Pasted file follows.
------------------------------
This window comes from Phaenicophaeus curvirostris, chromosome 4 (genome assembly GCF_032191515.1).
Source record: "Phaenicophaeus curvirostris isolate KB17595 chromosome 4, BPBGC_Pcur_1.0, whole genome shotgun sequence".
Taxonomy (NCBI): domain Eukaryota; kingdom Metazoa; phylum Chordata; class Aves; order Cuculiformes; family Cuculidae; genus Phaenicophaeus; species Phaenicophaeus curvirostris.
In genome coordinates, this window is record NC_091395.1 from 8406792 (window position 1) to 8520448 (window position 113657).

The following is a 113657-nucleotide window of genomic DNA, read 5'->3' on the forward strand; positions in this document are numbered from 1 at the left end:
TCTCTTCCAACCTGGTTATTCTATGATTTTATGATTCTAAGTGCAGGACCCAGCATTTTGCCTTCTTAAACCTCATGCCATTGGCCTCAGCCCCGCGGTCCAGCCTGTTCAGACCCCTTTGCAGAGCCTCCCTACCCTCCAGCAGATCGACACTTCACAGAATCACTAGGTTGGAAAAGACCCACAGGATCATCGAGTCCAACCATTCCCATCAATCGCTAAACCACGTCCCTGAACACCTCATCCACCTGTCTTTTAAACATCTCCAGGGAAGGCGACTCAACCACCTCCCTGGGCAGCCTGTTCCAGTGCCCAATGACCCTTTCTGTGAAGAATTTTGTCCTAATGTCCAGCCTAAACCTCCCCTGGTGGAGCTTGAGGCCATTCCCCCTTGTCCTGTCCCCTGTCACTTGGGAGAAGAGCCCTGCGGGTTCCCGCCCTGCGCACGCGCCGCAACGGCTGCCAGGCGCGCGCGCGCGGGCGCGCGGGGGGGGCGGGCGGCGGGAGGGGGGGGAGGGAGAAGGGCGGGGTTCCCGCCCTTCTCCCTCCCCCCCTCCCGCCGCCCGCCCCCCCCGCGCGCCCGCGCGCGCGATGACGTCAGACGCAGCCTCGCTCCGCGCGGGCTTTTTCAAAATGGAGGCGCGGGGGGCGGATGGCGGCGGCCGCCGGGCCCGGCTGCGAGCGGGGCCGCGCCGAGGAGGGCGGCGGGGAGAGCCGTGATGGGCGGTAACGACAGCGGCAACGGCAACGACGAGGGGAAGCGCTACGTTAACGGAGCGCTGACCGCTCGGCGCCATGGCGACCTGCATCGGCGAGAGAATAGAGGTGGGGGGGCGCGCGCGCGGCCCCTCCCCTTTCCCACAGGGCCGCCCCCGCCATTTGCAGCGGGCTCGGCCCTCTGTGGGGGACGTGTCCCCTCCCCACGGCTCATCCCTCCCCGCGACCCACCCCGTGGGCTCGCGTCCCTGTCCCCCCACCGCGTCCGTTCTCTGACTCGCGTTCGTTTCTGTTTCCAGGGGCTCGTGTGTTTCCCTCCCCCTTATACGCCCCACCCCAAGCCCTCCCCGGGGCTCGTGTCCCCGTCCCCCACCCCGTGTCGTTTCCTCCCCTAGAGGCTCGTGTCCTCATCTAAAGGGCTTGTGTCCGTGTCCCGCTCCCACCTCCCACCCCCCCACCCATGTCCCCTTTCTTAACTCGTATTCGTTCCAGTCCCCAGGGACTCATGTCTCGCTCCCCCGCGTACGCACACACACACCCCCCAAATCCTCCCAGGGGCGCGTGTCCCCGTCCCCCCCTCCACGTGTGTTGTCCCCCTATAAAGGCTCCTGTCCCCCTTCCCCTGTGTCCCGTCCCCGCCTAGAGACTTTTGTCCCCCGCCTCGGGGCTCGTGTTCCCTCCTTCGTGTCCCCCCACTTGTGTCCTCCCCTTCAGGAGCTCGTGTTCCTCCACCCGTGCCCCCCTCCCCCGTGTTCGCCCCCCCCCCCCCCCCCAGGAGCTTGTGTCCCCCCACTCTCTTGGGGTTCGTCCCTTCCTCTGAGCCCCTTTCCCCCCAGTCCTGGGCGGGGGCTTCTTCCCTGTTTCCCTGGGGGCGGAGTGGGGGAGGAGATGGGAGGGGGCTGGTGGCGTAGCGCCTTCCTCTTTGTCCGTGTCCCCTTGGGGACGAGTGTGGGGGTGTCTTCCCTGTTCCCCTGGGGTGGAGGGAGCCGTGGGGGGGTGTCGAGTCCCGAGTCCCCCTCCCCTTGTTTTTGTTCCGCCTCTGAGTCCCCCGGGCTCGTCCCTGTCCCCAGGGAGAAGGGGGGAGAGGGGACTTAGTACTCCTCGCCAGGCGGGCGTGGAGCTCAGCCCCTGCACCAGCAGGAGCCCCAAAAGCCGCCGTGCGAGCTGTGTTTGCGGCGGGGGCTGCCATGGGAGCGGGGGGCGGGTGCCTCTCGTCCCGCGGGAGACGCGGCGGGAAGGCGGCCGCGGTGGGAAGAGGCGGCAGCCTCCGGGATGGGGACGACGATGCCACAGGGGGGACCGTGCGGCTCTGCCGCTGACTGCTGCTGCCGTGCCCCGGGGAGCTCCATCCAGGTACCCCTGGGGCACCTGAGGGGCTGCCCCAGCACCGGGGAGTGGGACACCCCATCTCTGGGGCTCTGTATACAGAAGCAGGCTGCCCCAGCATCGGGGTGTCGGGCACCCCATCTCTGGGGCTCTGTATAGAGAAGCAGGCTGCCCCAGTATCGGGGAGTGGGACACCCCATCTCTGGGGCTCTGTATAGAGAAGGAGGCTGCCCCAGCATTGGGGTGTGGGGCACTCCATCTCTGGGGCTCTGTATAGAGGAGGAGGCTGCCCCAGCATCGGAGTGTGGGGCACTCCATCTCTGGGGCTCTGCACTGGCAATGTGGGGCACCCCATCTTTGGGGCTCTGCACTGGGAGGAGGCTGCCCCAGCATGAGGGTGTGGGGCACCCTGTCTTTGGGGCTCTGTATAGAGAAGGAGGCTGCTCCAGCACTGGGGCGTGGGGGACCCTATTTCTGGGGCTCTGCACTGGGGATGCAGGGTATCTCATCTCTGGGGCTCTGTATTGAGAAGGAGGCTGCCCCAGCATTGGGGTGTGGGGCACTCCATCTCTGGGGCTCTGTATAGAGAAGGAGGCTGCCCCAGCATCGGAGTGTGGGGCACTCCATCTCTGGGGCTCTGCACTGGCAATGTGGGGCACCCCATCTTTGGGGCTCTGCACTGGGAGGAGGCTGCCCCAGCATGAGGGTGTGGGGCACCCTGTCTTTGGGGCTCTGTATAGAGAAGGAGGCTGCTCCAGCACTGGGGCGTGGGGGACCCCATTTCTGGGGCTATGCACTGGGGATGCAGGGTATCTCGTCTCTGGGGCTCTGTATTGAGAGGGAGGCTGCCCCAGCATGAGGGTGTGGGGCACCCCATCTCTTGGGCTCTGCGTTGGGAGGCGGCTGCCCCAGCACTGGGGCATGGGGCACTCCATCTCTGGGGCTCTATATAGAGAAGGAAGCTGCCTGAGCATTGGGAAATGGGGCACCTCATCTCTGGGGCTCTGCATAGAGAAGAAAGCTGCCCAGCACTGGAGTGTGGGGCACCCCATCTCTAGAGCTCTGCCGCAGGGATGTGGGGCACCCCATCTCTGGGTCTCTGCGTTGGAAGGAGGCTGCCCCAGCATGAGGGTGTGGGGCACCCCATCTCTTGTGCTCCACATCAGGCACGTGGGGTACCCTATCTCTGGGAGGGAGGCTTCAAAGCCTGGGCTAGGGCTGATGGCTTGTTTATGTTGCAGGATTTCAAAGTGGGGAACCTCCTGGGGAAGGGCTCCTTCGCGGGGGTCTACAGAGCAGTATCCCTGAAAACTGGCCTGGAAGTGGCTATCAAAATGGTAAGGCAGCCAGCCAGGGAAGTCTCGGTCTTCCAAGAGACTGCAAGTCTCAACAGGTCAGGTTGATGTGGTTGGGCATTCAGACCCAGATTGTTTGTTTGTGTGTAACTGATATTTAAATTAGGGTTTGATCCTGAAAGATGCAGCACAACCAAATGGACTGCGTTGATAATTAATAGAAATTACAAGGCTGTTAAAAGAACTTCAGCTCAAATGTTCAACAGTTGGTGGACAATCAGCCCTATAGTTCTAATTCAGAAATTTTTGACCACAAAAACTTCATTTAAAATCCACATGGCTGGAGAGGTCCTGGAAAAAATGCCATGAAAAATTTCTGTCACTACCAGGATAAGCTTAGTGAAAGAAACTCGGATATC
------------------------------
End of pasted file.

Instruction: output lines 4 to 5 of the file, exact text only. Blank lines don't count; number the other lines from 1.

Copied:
In genome coordinates, this window is record NC_091395.1 from 8406792 (window position 1) to 8520448 (window position 113657).

The following is a 113657-nucleotide window of genomic DNA, read 5'->3' on the forward strand; positions in this document are numbered from 1 at the left end: